Bacterial Meningitis: Warning Signs and Who Could be at Risk

According to a video from khou.com, the recent death of a five year old boy in the Houston area from bacterial meningitis has prompted the release of a guideline video for the general public so that they can be aware of early warning signs of the potentially fatal infection. Bacterial meningitis is relatively uncommon and for most people the possibility of getting the illness is generally unlikely.

About Meningitis

Meningitis is a disease in which the protective membranes around the spinal cord and brain, known as the meninges, become inflamed. Because of how close the inflammation is to the spine and brain, meningitis constitutes a medical emergency that must be addressed in a timely fashion. Meningitis can appear from a diverse array of causes such as certain drugs and infection from certain microbes, such as fungi, viruses, and bacteria. Characteristic symptoms of the disease include headaches, stiff neck, and an altered state of consciousness. Other symptoms include fever, intolerance of loud noises and light, and vomiting. Without prompt treatment, meningitis can inflict long-term problems such as cognitive disability, deafness, and epilepsy. Treatment depends on the cause, but if the disease is suspected, antibiotics are recommended as soon as possible, even if the definite diagnosis hasn’t been confirmed. In the Western world, bacterial meningitis is rare. To learn more about meningitis, click here.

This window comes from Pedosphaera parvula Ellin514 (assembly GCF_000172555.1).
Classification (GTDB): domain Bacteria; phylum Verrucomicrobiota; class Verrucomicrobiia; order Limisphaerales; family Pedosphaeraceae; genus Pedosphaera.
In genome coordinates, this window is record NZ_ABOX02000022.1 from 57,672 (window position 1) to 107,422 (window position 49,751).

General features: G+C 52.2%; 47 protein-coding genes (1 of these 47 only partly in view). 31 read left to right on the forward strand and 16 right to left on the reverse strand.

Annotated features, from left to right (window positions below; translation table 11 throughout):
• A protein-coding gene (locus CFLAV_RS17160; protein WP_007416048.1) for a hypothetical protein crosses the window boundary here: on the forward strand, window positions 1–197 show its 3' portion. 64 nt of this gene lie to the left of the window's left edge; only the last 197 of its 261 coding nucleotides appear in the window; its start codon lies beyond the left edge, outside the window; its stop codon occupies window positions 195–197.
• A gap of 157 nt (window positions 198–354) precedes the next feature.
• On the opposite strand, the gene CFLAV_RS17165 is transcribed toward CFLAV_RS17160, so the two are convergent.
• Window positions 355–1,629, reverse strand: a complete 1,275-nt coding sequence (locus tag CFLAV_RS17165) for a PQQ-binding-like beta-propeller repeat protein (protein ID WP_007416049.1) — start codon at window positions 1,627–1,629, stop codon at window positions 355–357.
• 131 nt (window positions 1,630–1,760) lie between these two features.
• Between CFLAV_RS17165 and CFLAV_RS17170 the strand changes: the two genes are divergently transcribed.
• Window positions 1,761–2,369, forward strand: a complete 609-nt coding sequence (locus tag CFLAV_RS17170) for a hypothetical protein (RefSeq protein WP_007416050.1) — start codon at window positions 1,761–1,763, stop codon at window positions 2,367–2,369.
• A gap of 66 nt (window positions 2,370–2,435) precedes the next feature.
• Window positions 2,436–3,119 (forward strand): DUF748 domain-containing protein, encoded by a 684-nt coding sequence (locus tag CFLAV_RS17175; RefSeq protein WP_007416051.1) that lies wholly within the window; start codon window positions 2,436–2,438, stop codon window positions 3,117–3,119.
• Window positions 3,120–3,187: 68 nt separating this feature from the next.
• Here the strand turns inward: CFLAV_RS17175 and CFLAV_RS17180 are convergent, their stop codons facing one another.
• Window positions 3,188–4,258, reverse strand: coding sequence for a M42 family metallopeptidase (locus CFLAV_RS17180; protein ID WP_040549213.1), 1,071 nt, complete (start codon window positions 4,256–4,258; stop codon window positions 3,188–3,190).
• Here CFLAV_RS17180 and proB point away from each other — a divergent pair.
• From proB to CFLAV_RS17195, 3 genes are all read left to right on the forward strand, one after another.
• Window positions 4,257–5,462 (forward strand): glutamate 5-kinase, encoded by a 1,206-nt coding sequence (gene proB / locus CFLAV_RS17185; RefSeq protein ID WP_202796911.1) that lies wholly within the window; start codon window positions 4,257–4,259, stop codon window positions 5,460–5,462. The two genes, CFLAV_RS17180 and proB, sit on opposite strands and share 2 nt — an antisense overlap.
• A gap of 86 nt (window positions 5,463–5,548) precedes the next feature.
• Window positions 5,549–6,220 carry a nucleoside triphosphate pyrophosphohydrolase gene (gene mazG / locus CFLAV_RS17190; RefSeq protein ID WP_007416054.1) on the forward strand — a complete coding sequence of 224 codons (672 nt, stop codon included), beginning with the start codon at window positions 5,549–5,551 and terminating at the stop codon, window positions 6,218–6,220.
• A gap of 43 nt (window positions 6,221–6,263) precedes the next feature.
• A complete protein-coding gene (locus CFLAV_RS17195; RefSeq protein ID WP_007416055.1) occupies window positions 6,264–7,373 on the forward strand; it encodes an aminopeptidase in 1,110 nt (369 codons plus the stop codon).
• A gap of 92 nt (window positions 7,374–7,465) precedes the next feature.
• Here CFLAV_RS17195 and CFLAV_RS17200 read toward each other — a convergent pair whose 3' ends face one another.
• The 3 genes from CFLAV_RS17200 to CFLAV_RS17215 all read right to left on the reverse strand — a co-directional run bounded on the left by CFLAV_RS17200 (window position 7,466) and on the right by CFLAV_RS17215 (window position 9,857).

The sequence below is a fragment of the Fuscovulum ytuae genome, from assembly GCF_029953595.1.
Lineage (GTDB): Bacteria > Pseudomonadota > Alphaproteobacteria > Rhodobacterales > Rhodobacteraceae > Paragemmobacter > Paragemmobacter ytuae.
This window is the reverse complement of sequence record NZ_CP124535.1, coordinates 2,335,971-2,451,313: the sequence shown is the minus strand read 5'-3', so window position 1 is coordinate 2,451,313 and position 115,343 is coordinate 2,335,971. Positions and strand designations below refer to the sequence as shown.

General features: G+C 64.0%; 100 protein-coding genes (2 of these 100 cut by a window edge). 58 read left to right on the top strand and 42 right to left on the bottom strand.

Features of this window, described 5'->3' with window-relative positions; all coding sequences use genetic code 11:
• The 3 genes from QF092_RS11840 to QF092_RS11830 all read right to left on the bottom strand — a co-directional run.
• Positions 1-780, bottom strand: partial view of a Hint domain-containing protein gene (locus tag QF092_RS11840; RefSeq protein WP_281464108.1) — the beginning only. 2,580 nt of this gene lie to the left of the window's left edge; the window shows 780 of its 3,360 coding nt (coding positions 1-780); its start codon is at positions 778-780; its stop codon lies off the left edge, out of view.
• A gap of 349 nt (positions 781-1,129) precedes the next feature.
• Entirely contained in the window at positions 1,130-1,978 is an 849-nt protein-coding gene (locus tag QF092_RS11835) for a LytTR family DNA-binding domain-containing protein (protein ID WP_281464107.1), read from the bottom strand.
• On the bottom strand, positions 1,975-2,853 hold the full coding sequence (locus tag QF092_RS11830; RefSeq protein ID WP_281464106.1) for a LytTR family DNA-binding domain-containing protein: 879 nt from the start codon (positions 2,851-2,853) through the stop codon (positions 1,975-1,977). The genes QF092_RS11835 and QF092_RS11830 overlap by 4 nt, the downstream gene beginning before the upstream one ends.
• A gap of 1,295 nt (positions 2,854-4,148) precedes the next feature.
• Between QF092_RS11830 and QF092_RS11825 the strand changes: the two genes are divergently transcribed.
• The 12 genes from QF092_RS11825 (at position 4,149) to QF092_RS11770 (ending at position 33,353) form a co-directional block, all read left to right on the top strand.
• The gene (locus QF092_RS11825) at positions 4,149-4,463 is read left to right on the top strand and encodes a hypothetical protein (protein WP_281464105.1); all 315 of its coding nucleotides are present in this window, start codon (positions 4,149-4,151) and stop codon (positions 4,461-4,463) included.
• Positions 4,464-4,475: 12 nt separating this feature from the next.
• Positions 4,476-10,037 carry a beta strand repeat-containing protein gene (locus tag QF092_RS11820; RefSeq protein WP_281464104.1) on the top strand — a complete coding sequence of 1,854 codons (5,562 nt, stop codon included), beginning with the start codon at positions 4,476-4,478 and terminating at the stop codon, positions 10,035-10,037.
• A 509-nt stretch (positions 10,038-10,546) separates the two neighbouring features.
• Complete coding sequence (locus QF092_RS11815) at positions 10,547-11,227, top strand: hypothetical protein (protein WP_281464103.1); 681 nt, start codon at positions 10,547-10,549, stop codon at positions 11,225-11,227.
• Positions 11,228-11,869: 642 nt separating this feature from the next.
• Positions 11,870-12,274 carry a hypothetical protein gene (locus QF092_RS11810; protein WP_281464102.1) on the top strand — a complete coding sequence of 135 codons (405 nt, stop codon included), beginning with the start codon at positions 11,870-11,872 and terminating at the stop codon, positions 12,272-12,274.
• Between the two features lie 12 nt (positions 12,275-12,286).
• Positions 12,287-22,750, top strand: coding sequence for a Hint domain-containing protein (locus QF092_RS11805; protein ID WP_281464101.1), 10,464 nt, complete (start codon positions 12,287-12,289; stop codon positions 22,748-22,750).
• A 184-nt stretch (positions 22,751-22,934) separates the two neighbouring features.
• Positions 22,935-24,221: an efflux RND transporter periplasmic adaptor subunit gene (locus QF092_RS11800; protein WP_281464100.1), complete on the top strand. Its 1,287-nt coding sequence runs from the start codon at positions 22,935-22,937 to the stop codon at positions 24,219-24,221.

Risks and Considerations for the Public

People usually get meningitis through transmission from another patient, meaning that the disease is potentially contagious. However, the bacteria species that can cause meningitis are relatively common and while many people may be exposed to them, they typically do not get the disease. People with compromised immune systems are at an elevated risk of getting bacterial meningitis. This includes young children, the elderly, and people with immune disorders such as primary immunodeficiency.

Ultimately, preventing a disastrous scenario requires a degree of vigilance and awareness about the state of one’s body. It also helps for patients do be on the look out for the characteristic symptoms, such as fever, vomiting, and neck stiffness. Timely treatment is essential if the disease is suspected. Some vaccines, such as mumps, can also prevent certain forms of meningitis.

 


Share this post

Share on facebook
Share on google
Share on twitter
Share on linkedin
Share on pinterest
Share on print
Share on email
Close Menu